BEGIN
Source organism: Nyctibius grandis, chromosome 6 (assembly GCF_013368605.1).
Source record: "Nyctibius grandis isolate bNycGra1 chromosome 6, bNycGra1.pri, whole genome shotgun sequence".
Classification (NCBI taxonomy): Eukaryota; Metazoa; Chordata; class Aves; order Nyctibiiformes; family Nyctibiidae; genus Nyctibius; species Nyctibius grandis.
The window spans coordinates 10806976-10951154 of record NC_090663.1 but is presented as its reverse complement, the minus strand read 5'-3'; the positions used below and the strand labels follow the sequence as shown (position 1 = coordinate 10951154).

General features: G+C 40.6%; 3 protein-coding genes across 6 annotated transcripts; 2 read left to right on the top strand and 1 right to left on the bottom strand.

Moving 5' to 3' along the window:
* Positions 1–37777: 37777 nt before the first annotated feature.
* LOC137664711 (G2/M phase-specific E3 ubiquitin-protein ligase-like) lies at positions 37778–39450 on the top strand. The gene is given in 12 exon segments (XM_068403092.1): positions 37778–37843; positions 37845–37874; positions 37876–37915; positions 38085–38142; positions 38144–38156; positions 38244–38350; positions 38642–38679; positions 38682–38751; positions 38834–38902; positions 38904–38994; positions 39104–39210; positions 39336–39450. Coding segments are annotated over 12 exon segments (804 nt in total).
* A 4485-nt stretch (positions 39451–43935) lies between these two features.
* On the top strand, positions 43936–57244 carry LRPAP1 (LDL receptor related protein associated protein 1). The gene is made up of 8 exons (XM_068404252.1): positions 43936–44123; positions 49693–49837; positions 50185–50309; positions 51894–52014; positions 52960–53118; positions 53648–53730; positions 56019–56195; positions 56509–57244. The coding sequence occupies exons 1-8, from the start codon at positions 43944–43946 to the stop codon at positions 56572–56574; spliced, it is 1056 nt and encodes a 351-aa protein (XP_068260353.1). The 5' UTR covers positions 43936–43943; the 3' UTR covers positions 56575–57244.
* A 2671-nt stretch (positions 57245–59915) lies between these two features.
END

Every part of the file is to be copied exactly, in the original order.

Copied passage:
Source organism: Nyctibius grandis, chromosome 6 (assembly GCF_013368605.1).
Source record: "Nyctibius grandis isolate bNycGra1 chromosome 6, bNycGra1.pri, whole genome shotgun sequence".
Classification (NCBI taxonomy): Eukaryota; Metazoa; Chordata; class Aves; order Nyctibiiformes; family Nyctibiidae; genus Nyctibius; species Nyctibius grandis.
The window spans coordinates 10806976-10951154 of record NC_090663.1 but is presented as its reverse complement, the minus strand read 5'-3'; the positions used below and the strand labels follow the sequence as shown (position 1 = coordinate 10951154).

General features: G+C 40.6%; 3 protein-coding genes across 6 annotated transcripts; 2 read left to right on the top strand and 1 right to left on the bottom strand.

Moving 5' to 3' along the window:
* Positions 1–37777: 37777 nt before the first annotated feature.
* LOC137664711 (G2/M phase-specific E3 ubiquitin-protein ligase-like) lies at positions 37778–39450 on the top strand. The gene is given in 12 exon segments (XM_068403092.1): positions 37778–37843; positions 37845–37874; positions 37876–37915; positions 38085–38142; positions 38144–38156; positions 38244–38350; positions 38642–38679; positions 38682–38751; positions 38834–38902; positions 38904–38994; positions 39104–39210; positions 39336–39450. Coding segments are annotated over 12 exon segments (804 nt in total).
* A 4485-nt stretch (positions 39451–43935) lies between these two features.
* On the top strand, positions 43936–57244 carry LRPAP1 (LDL receptor related protein associated protein 1). The gene is made up of 8 exons (XM_068404252.1): positions 43936–44123; positions 49693–49837; positions 50185–50309; positions 51894–52014; positions 52960–53118; positions 53648–53730; positions 56019–56195; positions 56509–57244. The coding sequence occupies exons 1-8, from the start codon at positions 43944–43946 to the stop codon at positions 56572–56574; spliced, it is 1056 nt and encodes a 351-aa protein (XP_068260353.1). The 5' UTR covers positions 43936–43943; the 3' UTR covers positions 56575–57244.
* A 2671-nt stretch (positions 57245–59915) lies between these two features.